George Stephanopoulos, Chief Anchor and Political Correspondent for ABC News, confronted Trump about a statement he had made earlier about the terror attacks on 9/11, that said: “I watched in Jersey City, New Jersey, where thousands and thousands of people were cheering as that building was coming down.” Stephanopoulos brought up the absence of any facts that supported the then-candidate’s argument, even mentioning how, “… the police say that didn’t happen, and all those rumors have been on the Internet for some time.” Trump remained adamant that he had seen it and that it had occurred, even though his claim was entirely unsubstantiated and had absolutely no basis in established facts.
Such actions make it seem as if he was determined to create a negative relationship with the press. He spit in the face of facts and brushed off what reporters said, regardless of whether or not they were right. Simple misunderstandings and matters of perspective, such as the aforementioned debate over crowd sizes at the inauguration, could have been talked over by both involved groups. Rather than handling such events in a mature, responsible manner,perhaps issuing a statement or looking at images to understand the different visual perspectives from the event, Trump called the report a lie.
He has acted as if the media is nothing more than insects under a boot, but whether he likes it or not, they are the primary method of spreading information around the country. News outlets like The Washington Post and CNN provide multimedia access to international events and keep people across the country informed about what is going on around their world, and they are going to continue providing the news to those who want it because that is their job.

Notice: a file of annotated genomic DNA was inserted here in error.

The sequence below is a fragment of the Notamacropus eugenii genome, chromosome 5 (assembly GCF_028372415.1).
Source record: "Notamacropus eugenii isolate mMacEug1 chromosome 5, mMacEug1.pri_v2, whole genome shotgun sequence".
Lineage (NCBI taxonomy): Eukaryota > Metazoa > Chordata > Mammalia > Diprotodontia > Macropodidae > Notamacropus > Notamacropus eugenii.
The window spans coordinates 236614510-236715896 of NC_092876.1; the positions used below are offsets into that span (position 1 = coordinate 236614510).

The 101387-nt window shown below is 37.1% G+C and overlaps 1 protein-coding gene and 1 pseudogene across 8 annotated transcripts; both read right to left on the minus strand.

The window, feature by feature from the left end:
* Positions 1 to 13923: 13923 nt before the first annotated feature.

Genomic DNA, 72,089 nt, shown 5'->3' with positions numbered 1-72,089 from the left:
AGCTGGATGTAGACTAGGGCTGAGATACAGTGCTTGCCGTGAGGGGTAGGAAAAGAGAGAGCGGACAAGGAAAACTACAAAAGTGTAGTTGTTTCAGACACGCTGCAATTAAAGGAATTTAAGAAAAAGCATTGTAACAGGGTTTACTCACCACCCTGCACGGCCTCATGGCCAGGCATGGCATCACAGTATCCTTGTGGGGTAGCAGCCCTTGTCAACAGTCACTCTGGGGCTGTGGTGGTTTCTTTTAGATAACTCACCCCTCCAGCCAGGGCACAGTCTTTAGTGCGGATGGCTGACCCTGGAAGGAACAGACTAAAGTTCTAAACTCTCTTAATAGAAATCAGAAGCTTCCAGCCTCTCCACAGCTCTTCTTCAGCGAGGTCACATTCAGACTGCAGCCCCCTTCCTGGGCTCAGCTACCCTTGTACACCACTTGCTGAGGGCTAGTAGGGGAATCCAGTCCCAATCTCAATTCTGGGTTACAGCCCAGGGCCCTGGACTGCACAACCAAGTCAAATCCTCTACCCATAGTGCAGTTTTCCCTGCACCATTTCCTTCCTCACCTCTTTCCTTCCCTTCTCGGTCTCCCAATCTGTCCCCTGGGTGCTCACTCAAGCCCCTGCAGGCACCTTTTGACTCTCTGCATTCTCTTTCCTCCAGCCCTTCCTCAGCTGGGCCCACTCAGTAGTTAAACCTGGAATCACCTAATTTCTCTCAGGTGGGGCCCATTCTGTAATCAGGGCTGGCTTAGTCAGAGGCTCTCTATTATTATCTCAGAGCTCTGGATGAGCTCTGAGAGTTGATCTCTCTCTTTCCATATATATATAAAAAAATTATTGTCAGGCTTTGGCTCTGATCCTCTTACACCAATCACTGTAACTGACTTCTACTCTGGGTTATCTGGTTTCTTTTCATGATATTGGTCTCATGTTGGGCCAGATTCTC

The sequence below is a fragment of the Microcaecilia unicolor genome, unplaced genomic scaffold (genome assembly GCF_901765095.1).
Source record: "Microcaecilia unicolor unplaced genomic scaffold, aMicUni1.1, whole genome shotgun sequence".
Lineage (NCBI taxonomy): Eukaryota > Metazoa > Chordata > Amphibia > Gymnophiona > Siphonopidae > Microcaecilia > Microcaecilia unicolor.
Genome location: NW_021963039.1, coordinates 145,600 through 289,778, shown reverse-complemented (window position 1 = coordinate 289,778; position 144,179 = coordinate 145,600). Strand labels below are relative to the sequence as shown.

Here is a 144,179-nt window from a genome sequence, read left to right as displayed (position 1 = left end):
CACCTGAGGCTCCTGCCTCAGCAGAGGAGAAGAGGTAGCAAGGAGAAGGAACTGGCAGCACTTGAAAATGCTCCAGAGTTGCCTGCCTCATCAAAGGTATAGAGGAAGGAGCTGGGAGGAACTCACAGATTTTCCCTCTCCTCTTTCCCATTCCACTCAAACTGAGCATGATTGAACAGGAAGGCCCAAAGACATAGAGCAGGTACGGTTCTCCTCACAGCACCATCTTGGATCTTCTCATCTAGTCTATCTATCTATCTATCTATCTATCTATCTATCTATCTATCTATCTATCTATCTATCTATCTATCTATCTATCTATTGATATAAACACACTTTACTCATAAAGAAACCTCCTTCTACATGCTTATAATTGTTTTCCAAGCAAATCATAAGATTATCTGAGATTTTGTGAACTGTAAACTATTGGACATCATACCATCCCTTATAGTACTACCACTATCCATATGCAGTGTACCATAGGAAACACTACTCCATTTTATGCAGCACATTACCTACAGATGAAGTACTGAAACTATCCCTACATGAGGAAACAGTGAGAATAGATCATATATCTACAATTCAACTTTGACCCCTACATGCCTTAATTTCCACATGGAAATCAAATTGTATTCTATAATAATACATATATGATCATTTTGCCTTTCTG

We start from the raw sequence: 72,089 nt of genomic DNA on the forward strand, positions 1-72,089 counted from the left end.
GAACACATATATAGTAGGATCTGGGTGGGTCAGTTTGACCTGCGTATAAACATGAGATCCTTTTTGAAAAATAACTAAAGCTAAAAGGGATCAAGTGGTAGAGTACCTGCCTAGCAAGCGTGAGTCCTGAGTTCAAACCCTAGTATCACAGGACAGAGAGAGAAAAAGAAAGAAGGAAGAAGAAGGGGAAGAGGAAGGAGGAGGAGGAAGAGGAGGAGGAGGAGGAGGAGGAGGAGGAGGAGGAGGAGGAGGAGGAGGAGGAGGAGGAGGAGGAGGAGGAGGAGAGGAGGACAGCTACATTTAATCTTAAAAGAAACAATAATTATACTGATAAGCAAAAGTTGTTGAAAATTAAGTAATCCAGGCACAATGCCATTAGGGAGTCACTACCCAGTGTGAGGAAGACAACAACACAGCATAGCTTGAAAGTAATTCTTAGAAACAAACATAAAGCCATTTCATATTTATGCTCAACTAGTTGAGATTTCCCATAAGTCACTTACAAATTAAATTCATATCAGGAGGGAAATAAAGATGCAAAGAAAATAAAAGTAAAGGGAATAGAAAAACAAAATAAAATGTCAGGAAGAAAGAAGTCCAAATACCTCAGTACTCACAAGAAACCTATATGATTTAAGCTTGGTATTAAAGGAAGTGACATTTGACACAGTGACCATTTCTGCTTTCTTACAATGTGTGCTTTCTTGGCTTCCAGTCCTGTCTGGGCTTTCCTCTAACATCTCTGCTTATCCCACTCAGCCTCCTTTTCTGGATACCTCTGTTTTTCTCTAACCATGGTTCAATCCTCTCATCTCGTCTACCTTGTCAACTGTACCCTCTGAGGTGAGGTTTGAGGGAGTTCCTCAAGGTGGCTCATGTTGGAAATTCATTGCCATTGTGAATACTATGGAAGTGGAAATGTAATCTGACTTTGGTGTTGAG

The importance of communication between the office of the President and the press cannot be understated. The two are supposed to be able to cohabit the same circles, with the media reporting on political affairs. That is nowhere near the relationship so far between the Trump administration and the media. Interactions between the factions have been hostile and overwhelmingly negative since the campaigns. Trump has called reputable news outlets “fake news”, denied solid facts and jumped to conclusions in order to accuse the media of lying. If Trump continues to defend false facts and bombard the media with undue criticism, this relationship will only worsen, and this cannot be allowed to continue for the next four years. He cannot manage to get along with even the media, and yet he will have to get along with foreign diplomats and the engage with the rest of the world. The President and the press will have to work closely together, like they always have, because it is the job of the latter to report on national affairs. They are going to be interacting a lot over the course of the administration, and if he is not able handle being confronted about things that he has said, then this relationship will continue to deteriorate until it fails completely.